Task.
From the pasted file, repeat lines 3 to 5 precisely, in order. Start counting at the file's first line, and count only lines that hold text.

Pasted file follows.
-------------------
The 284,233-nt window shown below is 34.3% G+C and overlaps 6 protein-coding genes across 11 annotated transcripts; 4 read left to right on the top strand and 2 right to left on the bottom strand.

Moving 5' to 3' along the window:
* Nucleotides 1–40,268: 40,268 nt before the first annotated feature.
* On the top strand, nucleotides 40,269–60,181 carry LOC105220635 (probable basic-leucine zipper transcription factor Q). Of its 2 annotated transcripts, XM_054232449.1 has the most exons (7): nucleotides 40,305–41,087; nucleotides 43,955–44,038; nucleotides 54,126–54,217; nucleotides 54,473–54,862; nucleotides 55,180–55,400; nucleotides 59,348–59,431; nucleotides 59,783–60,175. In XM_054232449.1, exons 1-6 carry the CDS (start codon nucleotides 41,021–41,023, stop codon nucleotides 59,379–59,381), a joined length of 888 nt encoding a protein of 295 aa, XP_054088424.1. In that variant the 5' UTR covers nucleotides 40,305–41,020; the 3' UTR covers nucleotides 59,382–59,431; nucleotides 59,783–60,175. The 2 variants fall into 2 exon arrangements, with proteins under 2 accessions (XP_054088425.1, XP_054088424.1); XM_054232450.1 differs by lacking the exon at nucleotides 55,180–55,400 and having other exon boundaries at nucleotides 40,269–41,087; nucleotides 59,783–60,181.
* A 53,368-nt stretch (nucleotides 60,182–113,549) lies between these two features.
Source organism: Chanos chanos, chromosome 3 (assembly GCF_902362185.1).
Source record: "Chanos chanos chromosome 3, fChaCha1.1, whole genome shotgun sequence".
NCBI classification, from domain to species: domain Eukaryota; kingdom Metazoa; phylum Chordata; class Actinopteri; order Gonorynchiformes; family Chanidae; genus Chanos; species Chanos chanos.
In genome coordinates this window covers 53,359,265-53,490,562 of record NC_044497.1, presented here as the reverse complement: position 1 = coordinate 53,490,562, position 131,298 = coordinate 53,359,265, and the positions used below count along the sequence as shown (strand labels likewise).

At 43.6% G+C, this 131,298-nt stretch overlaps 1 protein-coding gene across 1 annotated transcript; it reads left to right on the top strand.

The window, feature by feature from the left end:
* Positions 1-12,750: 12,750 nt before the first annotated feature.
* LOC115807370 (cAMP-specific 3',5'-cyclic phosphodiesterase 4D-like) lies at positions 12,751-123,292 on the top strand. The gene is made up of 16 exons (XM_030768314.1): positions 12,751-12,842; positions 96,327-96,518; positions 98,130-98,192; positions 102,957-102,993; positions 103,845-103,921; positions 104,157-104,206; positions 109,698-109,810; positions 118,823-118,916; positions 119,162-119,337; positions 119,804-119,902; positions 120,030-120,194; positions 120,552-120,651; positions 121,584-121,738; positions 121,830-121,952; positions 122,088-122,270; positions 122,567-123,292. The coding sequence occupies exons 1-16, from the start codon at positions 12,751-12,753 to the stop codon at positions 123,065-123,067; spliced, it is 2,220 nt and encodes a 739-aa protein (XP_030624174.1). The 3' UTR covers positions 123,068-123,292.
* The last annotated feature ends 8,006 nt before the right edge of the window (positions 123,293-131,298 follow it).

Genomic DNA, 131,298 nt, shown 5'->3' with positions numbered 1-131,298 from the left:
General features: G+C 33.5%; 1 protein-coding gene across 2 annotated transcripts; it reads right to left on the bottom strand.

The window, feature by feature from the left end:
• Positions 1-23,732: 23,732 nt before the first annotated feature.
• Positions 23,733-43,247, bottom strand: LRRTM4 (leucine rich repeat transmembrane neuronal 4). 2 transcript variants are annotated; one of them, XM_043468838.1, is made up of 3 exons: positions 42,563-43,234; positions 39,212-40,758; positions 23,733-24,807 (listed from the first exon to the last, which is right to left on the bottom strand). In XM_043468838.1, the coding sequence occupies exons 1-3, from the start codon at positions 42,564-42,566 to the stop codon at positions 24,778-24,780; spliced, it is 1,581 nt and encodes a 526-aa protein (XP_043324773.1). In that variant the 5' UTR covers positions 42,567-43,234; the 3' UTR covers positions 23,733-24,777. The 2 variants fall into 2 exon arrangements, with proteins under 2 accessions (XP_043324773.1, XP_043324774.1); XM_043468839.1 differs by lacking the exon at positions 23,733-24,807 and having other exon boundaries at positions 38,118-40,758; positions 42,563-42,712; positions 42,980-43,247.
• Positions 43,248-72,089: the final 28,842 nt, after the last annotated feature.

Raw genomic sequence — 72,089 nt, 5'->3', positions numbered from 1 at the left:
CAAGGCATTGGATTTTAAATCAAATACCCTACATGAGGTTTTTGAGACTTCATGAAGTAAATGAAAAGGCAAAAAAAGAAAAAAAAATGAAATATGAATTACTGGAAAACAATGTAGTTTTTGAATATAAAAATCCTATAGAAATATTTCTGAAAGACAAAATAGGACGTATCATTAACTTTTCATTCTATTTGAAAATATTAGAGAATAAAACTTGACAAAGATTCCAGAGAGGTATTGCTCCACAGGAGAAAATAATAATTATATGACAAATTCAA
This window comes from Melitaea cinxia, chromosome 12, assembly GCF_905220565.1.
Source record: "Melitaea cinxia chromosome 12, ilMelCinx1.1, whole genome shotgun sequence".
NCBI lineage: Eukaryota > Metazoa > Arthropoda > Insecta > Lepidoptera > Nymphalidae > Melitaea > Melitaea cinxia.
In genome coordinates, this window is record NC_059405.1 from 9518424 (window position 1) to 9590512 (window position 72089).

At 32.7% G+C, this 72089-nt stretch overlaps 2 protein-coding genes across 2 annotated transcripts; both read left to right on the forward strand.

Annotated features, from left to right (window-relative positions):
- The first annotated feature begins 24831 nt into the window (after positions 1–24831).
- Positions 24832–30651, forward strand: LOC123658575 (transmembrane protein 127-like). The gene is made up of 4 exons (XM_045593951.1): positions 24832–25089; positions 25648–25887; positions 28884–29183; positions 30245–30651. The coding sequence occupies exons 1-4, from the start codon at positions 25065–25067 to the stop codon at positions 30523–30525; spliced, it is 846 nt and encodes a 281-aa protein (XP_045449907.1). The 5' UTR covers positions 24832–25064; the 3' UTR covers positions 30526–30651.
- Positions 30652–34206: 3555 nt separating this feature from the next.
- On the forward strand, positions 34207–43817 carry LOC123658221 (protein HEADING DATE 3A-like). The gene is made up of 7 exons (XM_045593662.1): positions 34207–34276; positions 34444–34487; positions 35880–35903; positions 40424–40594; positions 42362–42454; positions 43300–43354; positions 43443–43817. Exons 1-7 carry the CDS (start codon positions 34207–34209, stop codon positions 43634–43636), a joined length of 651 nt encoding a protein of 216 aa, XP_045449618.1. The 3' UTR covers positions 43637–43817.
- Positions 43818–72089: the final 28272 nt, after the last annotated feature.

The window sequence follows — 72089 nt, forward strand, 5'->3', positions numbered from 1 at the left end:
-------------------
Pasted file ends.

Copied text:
* Nucleotides 1–40,268: 40,268 nt before the first annotated feature.
* On the top strand, nucleotides 40,269–60,181 carry LOC105220635 (probable basic-leucine zipper transcription factor Q). Of its 2 annotated transcripts, XM_054232449.1 has the most exons (7): nucleotides 40,305–41,087; nucleotides 43,955–44,038; nucleotides 54,126–54,217; nucleotides 54,473–54,862; nucleotides 55,180–55,400; nucleotides 59,348–59,431; nucleotides 59,783–60,175. In XM_054232449.1, exons 1-6 carry the CDS (start codon nucleotides 41,021–41,023, stop codon nucleotides 59,379–59,381), a joined length of 888 nt encoding a protein of 295 aa, XP_054088424.1. In that variant the 5' UTR covers nucleotides 40,305–41,020; the 3' UTR covers nucleotides 59,382–59,431; nucleotides 59,783–60,175. The 2 variants fall into 2 exon arrangements, with proteins under 2 accessions (XP_054088425.1, XP_054088424.1); XM_054232450.1 differs by lacking the exon at nucleotides 55,180–55,400 and having other exon boundaries at nucleotides 40,269–41,087; nucleotides 59,783–60,181.
* A 53,368-nt stretch (nucleotides 60,182–113,549) lies between these two features.